“The strike is over,” Patric Verrone said, dispassionately but with the hint of a smile. “Our membership has voted. Writers can go back to work.”
The WGA West prexy announced the news, something the town had taken as a fait accompli, shortly before 7 p.m. Tuesday at the Writers Guild Theater in Beverly Hills. Some 92.5% of the 3,775 ballots cast were in favor of ending the 100-day strike, with 3,492 members voting yes and 283 die-hards ready to tilt at the windmill of continuing the work stoppage that began Nov. 5.
The vote on lifting the strike concluded a mere three days after the WGA cinched its contract agreement with the Alliance of Motion Picture and Television Producers in the wee hours of a Saturday morning. The strike vote was held over a 48-hour frame, with members able to vote in person at the WGA Theater and at Gotham’s Crowne Plaza Hotel, or via fax.
After announcing the vote tally, Verrone said WGA members were free to go back to work “immediately,” and he noted that writers for the Feb. 24 Oscar ceremony were believed to be doing just that on Tuesday night. Academy of Motion Picture Arts and Sciences prexy Sid Ganis and Oscarcast exec producer Gil Cates will hold a news conference Thursday morning to discuss their plans for the show now that the cloud of picket lines and stars staying home has lifted.
The AMPTP was quick to weigh in after the vote tally was announced with a statement credited to the eight top execs of its member congloms.
“This is a day of relief and optimism for everyone in the entertainment industry,” read the statement credited to CBS’ Leslie Moonves, MGM’s Harry Sloan, NBC Universal’s Jeff Zucker, News Corp.’s Peter Chernin, Paramount Pictures’ Brad Grey, Sony Pictures Entertainment’s Michael Lynton, Walt Disney Co.’s Robert Iger and Warner Bros.’ Barry Meyer.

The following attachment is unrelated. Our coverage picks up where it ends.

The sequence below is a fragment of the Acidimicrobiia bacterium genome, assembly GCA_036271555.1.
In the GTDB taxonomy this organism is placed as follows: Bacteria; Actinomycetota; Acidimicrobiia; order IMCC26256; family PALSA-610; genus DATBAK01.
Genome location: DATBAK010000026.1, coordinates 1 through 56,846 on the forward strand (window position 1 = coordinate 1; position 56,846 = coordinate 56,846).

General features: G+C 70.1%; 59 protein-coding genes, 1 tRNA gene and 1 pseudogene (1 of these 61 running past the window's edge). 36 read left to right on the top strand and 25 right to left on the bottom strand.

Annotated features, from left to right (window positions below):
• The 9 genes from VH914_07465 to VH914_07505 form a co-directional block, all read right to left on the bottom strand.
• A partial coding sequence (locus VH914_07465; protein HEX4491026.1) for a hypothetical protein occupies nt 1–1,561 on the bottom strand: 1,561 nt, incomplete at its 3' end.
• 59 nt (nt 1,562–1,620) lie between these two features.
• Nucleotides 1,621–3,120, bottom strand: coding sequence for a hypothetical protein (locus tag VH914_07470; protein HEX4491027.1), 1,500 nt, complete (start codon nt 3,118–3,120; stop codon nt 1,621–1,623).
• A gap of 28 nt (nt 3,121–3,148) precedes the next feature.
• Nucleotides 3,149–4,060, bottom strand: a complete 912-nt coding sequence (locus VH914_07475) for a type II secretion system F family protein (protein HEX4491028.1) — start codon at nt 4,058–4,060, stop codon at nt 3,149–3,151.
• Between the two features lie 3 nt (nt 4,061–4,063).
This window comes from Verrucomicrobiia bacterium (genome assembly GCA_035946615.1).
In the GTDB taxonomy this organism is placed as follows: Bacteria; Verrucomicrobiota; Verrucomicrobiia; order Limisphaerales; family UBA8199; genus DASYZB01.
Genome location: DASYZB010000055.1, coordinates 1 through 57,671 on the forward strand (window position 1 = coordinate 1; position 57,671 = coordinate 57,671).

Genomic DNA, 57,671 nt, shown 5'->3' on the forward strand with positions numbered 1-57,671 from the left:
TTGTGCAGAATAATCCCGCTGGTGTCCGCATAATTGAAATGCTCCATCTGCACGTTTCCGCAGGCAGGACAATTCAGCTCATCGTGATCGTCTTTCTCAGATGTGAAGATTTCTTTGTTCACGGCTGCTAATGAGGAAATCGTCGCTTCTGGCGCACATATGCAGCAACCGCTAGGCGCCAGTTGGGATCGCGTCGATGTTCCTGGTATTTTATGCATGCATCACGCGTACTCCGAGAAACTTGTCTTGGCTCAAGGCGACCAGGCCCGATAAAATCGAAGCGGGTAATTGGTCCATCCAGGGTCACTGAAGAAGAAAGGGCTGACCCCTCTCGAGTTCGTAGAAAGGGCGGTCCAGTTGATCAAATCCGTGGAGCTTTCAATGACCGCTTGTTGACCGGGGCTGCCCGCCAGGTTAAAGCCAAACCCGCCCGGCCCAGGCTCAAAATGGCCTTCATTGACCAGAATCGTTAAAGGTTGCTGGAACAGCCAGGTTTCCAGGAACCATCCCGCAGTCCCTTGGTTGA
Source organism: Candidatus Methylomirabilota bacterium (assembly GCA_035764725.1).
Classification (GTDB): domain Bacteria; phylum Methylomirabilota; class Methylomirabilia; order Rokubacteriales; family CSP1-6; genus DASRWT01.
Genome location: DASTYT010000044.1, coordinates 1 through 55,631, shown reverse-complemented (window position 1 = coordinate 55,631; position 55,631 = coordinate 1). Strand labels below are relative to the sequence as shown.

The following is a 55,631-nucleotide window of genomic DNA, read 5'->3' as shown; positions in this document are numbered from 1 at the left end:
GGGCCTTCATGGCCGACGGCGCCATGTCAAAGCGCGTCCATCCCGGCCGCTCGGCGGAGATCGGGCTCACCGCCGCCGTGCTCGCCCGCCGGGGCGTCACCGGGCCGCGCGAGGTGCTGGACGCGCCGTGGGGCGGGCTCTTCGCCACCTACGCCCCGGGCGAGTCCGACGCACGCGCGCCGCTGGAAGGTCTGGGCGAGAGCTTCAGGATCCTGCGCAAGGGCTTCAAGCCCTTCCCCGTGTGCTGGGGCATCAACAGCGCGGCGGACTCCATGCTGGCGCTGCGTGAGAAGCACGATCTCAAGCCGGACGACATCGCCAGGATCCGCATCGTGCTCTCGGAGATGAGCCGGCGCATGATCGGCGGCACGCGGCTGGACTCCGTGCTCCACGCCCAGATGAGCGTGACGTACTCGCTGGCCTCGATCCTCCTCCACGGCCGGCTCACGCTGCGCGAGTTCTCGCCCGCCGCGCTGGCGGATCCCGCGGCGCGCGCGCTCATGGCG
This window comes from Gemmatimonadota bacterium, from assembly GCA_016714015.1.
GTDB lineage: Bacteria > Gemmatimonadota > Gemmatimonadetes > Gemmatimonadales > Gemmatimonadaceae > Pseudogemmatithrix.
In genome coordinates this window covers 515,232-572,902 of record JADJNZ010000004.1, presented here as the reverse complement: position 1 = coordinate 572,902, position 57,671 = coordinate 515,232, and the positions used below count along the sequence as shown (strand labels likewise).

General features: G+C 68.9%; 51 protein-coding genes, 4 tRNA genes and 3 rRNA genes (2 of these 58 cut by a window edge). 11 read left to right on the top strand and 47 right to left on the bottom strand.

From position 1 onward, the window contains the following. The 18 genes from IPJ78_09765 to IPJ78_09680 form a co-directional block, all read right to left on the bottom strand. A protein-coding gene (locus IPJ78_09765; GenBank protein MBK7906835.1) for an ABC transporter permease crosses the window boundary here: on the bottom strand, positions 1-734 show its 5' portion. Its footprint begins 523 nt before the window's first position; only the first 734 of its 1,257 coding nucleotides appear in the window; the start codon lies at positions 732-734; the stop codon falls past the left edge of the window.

“The strike has been extraordinarily difficult for all of us, but the hardest hit of all have been the many thousands of businesses, workers and families that are economically dependent on our industry. We hope now to focus our collective efforts on what this industry does best — writers, directors, actors, production crews, and entertainment companies working together to deliver great content to our worldwide audiences.”
Tuesday’s vote was a pro forma step, given the enthusiastic response of members to the contract agreement that guild leaders detailed at membership meetings in Gotham and L.A. on Saturday. Showrunners returned to their offices Monday in their producer capacities in preparation for the formal return to work by the scribe tribe today.
Moonves, CBS Corp. prexy and CEO who worked closely with News Corp. prexy Peter Chernin and Walt Disney Co. topper Robert Iger in initiating the informal negotiations that broke the WGA impasse last month, said that both the scribes and the studio brass had learned a lot during the wrenching process of watching TV and film production grind to a halt.
“I think there was some miscommunication early on. It was important that we started speaking eye to eye. Ultimately, getting the percentage of streaming revenue was important to (WGA), and I understand it,” Moonves told Daily Variety.